Duke of Digital

001 - Meet the Duke of Digital - Brian Meert

November 17, 2019 Brian Meert
Duke of Digital
001 - Meet the Duke of Digital - Brian Meert
Show Notes Transcript

Who is the Duke of Digital? Does Brian Meert really have royalty in his blood? In this first episode, the Duke of Digital host Brian Meert introduces himself, shares his background and discusses the podcast and three tips for every online business.

Brian Meert
https://www.linkedin.com/in/brianmeert

Duke of Digital
https://www.dukeofdigital.com/
https://www.instagram.com/dukeofdigital/

AdvertiseMint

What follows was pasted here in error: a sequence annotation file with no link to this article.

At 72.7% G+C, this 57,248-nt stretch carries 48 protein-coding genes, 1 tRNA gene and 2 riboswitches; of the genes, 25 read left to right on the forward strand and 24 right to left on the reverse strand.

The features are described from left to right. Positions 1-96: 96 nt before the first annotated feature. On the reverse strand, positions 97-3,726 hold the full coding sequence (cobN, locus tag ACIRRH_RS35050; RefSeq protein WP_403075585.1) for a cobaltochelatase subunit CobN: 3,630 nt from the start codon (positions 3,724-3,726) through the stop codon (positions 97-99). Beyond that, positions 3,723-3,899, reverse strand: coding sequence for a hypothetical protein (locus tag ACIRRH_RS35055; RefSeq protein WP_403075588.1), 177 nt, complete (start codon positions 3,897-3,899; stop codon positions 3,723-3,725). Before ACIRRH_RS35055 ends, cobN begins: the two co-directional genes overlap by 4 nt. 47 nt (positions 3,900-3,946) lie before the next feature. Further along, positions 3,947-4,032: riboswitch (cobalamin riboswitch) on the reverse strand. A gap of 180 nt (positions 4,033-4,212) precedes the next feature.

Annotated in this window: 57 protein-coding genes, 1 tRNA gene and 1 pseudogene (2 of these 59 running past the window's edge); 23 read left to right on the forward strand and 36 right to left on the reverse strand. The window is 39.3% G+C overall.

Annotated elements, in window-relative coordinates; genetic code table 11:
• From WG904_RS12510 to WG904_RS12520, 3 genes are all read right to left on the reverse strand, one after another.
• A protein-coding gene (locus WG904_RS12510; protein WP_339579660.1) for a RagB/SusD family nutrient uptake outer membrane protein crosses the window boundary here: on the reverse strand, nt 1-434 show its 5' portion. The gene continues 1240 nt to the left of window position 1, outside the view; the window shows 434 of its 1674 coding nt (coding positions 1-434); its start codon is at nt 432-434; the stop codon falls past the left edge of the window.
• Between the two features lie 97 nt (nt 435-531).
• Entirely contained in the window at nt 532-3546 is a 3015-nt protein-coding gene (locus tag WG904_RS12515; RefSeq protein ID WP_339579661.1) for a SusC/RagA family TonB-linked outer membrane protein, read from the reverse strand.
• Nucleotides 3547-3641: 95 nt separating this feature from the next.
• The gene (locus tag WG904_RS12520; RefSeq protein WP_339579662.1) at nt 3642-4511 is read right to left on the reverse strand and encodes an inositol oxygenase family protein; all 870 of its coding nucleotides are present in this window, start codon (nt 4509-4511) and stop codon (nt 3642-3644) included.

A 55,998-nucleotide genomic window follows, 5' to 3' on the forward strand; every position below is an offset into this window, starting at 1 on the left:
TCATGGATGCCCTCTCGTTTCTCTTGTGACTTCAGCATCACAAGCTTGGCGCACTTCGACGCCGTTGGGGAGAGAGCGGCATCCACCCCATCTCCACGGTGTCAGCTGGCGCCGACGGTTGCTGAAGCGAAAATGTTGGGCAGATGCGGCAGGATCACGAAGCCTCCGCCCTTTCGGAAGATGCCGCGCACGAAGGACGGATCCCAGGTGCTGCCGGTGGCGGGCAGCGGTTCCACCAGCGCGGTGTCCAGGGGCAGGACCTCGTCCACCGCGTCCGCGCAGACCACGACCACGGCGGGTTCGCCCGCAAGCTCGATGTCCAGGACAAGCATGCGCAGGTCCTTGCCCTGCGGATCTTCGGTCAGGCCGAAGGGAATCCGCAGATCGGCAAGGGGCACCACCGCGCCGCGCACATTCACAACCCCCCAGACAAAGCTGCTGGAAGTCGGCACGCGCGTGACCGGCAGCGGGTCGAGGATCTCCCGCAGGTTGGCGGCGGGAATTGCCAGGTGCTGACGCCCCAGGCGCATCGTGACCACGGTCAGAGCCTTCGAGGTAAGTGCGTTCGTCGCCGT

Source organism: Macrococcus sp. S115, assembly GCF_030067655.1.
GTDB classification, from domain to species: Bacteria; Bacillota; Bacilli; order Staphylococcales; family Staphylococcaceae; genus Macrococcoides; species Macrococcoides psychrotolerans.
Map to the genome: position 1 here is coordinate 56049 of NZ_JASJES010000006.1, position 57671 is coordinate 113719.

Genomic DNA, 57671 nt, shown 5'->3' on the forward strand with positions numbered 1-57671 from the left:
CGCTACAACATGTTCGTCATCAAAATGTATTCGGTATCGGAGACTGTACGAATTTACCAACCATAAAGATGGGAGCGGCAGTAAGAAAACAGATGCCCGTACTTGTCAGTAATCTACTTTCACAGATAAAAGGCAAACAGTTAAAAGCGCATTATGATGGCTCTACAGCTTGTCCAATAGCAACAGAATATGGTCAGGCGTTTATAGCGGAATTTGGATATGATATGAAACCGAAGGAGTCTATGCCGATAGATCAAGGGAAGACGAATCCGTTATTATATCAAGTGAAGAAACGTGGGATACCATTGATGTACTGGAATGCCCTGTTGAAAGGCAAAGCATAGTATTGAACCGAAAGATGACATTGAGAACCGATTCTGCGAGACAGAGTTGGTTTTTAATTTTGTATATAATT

https://www.advertisemint.com
https://business.facebook.com/advertisemint/
https://www.facebook.com/groups/advertisemint/
https://www.instagram.com/advertisemint

Brian Meert:

Hey guys, I am excited. It's our first show ever. And today I'm going to tell you my top three all time tips for running an online business

Host:

Presented by AdvertiseMint. The Duke of Digital will guide you through the rapidly changing landscape of digital marketing, social media and how to grow your business online. Here's your host, Brian Meert.

Brian Meert: